fri 18/09/2020

Listed: Screen Bastards | reviews, news & interviews

Listed: Screen Bastards

Listed: Screen Bastards

What makes a great celluloid scoundrel and why do we love them so?

Bastard, moi? Tom Cruise seduces and destroys in 'Magnolia'

John Lennon once said, "You have to be a bastard to make it. That's a fact. And the Beatles were the biggest bastards on earth." As that statement would suggest, to be a bastard is not to be a villain - nothing quite so obvious. The reality is that bastards are often apparent gents, with the veneer of respectability concealing a character who's ruthlessly ambitious, insufferably smug, a button-pusher, schemer or cheater.

John Lennon once said, "You have to be a bastard to make it. That's a fact. And the Beatles were the biggest bastards on earth." As that statement would suggest, to be a bastard is not to be a villain - nothing quite so obvious. The reality is that bastards are often apparent gents, with the veneer of respectability concealing a character who's ruthlessly ambitious, insufferably smug, a button-pusher, schemer or cheater.

Cinema has seen its share of scintillating scoundrels. Indeed, some actors have made entire careers out of playing such men - Michael Douglas to name but one. So why do they continue to fascinate us, attracting begrudging admiration as they simultaneously charm and repulse us? Quite simply, they do as we wouldn't dare and, in the words of Rosalind Russell describing Cary Grant in His Girl Friday, they are wonderful "in a loathsome sort of way". Here are some of my personal favourites.

 

The philandering bastard: David Niven in Bonjour Tristesse (1958)

This Friday brings the reissue of Otto Preminger's magnificent film which finds the hedonistic Raymond (Niven) and his pouting protégée Cecile (Jean Seberg) living a life free from care and consequence, right up until it quite spectacularly isn't. The arrival of the sensible but kindly Anne (Deborah Kerr) seems to herald a positive change in Raymond but, assisted by Cecile's jealous meddling, ultimately he is revealed as a bastard to best any other.

 

The foppish bastard: Anthony Higgins in The Draughtsman's Contract (1982)

In Peter Greenaway's brilliant mixture of murder mystery, period drama and surrealist comedy, Higgins plays the flamboyant Mr Neville, an architectural artist commissioned to produce a series of drawings by Mrs Virginia Herbert (Janet Suzman) whilst her husband is away. Neville is a memorable bastard, a grossly insensitive sexual opportunist who little realises that bigger baddies lurk in the wings.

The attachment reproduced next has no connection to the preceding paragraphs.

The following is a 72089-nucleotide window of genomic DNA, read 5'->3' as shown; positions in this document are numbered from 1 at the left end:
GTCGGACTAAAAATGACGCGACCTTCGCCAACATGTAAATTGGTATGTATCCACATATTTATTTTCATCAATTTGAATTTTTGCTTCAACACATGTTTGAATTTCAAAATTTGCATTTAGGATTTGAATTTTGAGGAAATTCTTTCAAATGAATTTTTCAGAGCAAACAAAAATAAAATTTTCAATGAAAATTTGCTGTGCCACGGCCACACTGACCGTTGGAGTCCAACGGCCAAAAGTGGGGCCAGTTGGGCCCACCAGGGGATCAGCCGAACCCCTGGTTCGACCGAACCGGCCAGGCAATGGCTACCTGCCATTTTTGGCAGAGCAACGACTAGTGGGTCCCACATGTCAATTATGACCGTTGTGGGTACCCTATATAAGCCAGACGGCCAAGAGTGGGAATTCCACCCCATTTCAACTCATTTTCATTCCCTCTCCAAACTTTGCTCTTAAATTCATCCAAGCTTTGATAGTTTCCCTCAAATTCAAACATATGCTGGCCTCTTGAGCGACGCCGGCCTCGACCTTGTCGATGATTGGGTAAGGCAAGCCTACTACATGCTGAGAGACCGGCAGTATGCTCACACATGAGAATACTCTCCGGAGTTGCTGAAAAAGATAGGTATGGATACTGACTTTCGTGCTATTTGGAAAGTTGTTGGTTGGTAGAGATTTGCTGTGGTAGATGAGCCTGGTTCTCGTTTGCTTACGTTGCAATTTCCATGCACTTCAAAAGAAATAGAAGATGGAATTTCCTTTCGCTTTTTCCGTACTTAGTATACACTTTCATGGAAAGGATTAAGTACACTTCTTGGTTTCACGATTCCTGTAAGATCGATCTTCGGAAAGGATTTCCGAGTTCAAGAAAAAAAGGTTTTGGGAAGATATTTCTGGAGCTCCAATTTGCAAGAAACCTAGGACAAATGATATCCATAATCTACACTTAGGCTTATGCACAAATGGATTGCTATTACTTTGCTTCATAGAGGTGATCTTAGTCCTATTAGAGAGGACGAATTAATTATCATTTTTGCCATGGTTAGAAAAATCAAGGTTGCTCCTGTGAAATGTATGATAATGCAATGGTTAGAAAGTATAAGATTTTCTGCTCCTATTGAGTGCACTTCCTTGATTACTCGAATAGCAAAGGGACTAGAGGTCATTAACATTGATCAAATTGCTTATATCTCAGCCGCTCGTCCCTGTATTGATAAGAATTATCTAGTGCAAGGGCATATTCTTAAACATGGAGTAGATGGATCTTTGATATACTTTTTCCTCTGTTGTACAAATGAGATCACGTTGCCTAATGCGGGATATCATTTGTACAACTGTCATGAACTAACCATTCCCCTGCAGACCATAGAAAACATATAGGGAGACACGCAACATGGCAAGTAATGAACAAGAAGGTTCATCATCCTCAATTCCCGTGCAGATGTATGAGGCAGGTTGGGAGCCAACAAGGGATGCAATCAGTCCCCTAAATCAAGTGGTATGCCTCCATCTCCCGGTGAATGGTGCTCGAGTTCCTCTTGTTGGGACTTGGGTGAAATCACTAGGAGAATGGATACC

The corporate bastard: Michael Douglas in Wall Street (1987)

Douglas' recent turn as Liberace in Behind the Candelabra was almost astonishing enough to shroud the fact that he's better known for portraying swaggering swines, including Gordon Gekko - one of the greatest screen bastards of them all. In a performance that won the actor an Oscar, he plays the investor-mentor to Charlie Sheen's baby broker, spitting out ruthless corporate wisdom which has gone down in film history: "Lunch is for wimps", "Greed is good" and "If you need a friend, get a dog".

 

The psychopathic bastard: Aaron Eckhart in In the Company of Men (1997)

Neil LaBute's debut sees Eckhart's Chad plotting to get payback on womankind after he and his boss Howard (Matt Malloy) are simultaneously dumped. Their dastardly ploy is to date and ditch a deaf colleague Christine (Stacy Edwards) and if that doesn't seem cruel enough there's a final sting in the tail for Howard. The square-jawed, blond Chad is a special kind of repellent - an all-American psycho. It's the role that put Eckhart deservedly on the Hollywood map.

 

The irresistible bastard: Cary Grant in The Philadelphia Story (1940) / His Girl Friday (1940)

We move from the nastier to the nicer end of the bastard spectrum, as being something of a smug git was unquestionably part of Grant's screen allure. He was a bit of a bastard in a lot of his films but he's at his most iconically caddish in a pair of screwball gems: as the wonderfully monikered C.K. Dexter Haven in The Philadelphia Story who's scheming to win his ex-wife back and as Walter Burns in His Girl Friday who's, er, scheming to win his ex-wife back.

 

The three-dimensional bastard: Michael Fassbender in Shame (2011)

He's a handsome devil and his bed-hopping behaviour is at least on the face of it that of a quintessential bastard; yet Fassbender's Brandon is a bastard as fashioned by fledgling auteur Steve McQueen. McQueen isn't interested in demonising Brandon and sex addicts like him; he is fleshed-out searingly and sympathetically as we bear witness to Fassbender's naked body and soul. Blimey.

 

The million-dollar bastard: Tom Cruise in Magnolia (1999)

Fact: Tom Cruise has always been better at playing bastards. Even his most famous alter-egos (from Top Gun, Jerry Maguire, Cocktail) are at least part swine. And yet his performance in Magnolia as concentrated arsehole Frank T.J. Mackey left a lot of people dumbstruck. He's a motivational speaker running a "Seduce and Destroy" workshop which preaches misogyny. Be warned that his performance will make your eyes water.

 

The film where everyone is a bastard: Glengarry Glen Ross (1992)

James Foley directs this David Mamet-penned tale of conniving real-estate salesmen (and con men) locked in competition over one night and day. Alec Baldwin is the dead-eyed Blake who storms into the office of Premiere Properties to shake the employees' tree ("Fuck you - that's my name"). Al Pacino, Jack Lemmon, Kevin Spacey and Ed Harris are left to duke it out for their jobs - and the position of the movie's second biggest bastard.

Follow @EmmaSimmonds on Twitter

Being something of a smug git was unquestionably part of Cary Grant's screen allure

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